Cadillac Live feels like the future of buying a car


I recently attended a General Motors event that recapped some of the new tech the company has introduced over the past few years.

While a significant portion of the event focused on the legacy car manufacturer’s new On Star app, I found my attention gravitating towards a slightly older form of tech that I’d never heard of called ‘Cadillac Live.’ The platform aims to make buying a car a much more straightforward and stress-free situation. Instead of going to a dealership where you need to worry about sales pressure, Cadillac Live lets you schedule a one-way video call with a Cadillac specialist that offers a brief look at whatever model vehicle you’re interested in.

These calls are super casual and the buyer isn’t even on camera, so you could easily do this from your bed on a Sunday morning or even from your old car parked somewhere. Once you’re on the call, you’re free to ask random questions you might have about the vehicle, and the specialist will do their best to verbally or visually answer you. The specialists even have golf clubs, snowboards and other large items on hand to help show off trunk space in the vehicles. The vehicle expert also calls you from an iPhone X on a gimbal, so the system works well and the video quality is HD.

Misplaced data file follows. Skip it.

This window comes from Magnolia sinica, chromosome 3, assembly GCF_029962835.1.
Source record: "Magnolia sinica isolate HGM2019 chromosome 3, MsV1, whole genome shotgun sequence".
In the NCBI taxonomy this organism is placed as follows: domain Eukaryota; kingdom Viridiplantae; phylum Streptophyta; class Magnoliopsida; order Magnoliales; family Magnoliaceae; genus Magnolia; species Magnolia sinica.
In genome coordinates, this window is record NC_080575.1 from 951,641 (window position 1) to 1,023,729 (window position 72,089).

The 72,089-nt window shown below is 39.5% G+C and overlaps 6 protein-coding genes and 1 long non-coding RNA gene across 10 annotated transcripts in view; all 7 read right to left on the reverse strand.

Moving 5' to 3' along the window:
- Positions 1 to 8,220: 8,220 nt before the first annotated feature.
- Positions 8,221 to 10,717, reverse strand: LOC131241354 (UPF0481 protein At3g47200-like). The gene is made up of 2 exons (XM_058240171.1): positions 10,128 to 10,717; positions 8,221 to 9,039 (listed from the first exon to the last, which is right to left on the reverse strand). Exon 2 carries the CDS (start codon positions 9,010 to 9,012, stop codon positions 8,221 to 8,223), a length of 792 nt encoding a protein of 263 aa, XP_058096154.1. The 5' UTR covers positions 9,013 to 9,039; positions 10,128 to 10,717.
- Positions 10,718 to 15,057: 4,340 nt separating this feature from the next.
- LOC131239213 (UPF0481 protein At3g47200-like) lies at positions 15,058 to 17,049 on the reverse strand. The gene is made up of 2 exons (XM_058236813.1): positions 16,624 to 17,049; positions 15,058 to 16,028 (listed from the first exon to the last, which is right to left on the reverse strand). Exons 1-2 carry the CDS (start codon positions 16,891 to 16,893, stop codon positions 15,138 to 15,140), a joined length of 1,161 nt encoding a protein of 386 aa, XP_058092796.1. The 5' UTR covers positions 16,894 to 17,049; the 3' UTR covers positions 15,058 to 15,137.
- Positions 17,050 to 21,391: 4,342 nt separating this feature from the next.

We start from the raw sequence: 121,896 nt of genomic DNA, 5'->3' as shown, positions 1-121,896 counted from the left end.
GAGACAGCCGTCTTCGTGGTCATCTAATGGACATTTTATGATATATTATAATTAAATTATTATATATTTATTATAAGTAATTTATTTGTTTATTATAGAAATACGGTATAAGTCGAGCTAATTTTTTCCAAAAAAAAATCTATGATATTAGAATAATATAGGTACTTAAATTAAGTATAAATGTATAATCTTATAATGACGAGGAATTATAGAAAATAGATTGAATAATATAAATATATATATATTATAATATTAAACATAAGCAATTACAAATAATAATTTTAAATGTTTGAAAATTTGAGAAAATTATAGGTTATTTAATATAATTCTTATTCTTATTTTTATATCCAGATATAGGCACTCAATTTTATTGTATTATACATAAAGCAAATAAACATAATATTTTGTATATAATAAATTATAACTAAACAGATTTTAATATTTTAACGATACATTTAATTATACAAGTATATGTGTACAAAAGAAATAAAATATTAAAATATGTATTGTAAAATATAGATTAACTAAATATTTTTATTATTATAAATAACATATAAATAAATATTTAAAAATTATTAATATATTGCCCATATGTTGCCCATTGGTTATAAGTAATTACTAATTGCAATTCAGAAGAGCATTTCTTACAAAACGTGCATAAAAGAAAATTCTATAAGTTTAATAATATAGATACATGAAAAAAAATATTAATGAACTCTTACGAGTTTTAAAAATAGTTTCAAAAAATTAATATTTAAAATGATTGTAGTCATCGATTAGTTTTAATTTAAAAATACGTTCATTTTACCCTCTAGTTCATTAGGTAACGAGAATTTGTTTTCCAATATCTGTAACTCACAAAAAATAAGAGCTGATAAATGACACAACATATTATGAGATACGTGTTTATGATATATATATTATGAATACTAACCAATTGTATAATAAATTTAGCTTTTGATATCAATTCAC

I think this is a brilliant way to sell cars. As someone who has had many terrible dealership experiences leading up to buying my car when I was 21, I would much rather do this than go into an actual dealership and have a salesperson lie and pressure me. Not to speak for my entire generation, but more people would feel comfortable buying if options like this were more prevalent.

Cadillac Live even had a Cadillac Lyric EV in its studio for a few weeks just so interested electric vehicle (EV) enthusiasts and journalists could call in to learn about the upcoming EV flagship from the company. I’d expect all new cars from the brand to get similar treatment moving forward too.

This Cadillac program was actually pioneered in Canada, and the car studio plus the Cadillac specialists that work there are all also Canadian. That said, GM in the U.S. offers a similar live online showroom to help show off Chevrolet vehicles. GM told me that it’s seeing excellent traction with the program, so it will be interesting to see if it rolls it out to all of its brands or if other automakers start to emulate it.





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